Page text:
Elisa Del Valle Cardona is the Director of Social Justice and Inclusion at The Ethel Walker School. She holds an undergraduate degree from Smith College and completed her graduate work at the University of Massachusetts at Amherst in Social Justice Education. After beginning her career as the Assistant Director of Residential Life at Mt. Holyoke College, Del Valle Cardona supported inclusion in various leadership positions during 8 years at Wesleyan University, where her efforts to support Social Justice were recognized with Edgar Beckham Helping Hand Award and where she served on the Presidential Task Force on Equity and Inclusion. Since joining The Ethel Walker School in 2016, Del Valle has worked closely with the Head of School to ensure equitable teaching, learning, and practice throughout the school community through such efforts as reinstating the faculty social justice and inclusion committee and advising various affinity groups. Elisa’s passion and commitment to her work allows her to serve on the board of RE-Center: Race and Equity in Education in Hartford, CT, and on the Horizons Board at The Ethel Walker School. Her passion for young people and the brilliance and truth they share when adults just listen fuels Del Valle Cardona’s efforts.

Employing Core Concerns to Resolve Conflict

Led by Donna Decker Morris, Associate Professor, University of New Haven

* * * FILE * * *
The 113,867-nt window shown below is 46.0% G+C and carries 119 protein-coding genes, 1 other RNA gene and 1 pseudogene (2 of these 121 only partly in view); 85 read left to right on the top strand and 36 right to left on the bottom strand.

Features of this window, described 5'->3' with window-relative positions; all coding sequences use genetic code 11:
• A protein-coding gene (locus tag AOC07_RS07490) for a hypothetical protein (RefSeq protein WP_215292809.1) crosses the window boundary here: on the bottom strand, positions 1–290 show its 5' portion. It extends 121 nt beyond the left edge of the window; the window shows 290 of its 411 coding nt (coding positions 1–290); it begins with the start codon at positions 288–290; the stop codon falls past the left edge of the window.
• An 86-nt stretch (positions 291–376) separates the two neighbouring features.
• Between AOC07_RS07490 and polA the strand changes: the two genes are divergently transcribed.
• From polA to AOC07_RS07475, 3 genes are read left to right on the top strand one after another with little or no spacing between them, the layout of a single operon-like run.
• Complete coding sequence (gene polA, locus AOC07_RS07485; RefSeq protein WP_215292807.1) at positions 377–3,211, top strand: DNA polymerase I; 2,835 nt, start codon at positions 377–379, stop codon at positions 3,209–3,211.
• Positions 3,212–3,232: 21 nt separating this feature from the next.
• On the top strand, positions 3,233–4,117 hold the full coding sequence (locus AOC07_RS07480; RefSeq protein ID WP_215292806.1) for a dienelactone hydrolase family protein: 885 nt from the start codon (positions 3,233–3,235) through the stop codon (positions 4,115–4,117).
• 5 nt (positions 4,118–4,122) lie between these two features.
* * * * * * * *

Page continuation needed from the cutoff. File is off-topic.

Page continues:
Conflict brings emotion, yet to our detriment we often try to push emotion out of the conversation or become overwhelmed by emotion when dealing with conflicts at home or at work. Participants in the Employing Core Concerns to Resolve Conflict Workshop will learn about and practice strategies for employing emotion to help resolve conflict more efficiently and effectively. Donna Decker Morris, University of New Haven Associate Professor of Legal Studies, will orient workshop attendees to the Core Concerns framework developed by scholars at the Program on Negotiation at Harvard, introduce the I-C-N bucket system, and offer pointers for navigating difficult conversations. Then, we will have the opportunity to apply these concepts through brainstorming, thought-experiments, and role-playing activities. Participants will leave with a game plan for tackling tough conversations in their personal and professional lives.

About the Workshop Presenter

Donna Decker Morris, J.D., is an Associate Professor in Legal Studies at the University of New Haven and is active in several legal and conflict resolution organizations, including serving on the Executive Committee of the Alternative Dispute Resolution Section of the Connecticut Bar Association. Since 1998, she has been a mediator and restorative justice practitioner and trainer and complements her research interests in alternative forms of dispute resolution and restorative justice, their impact on participants and the justice system, and international conflict resolution with the courses she teaches on law, law & policy, dispute resolution, and restorative justice. Most recently she has been working on projects to develop and implement restorative practices in local schools.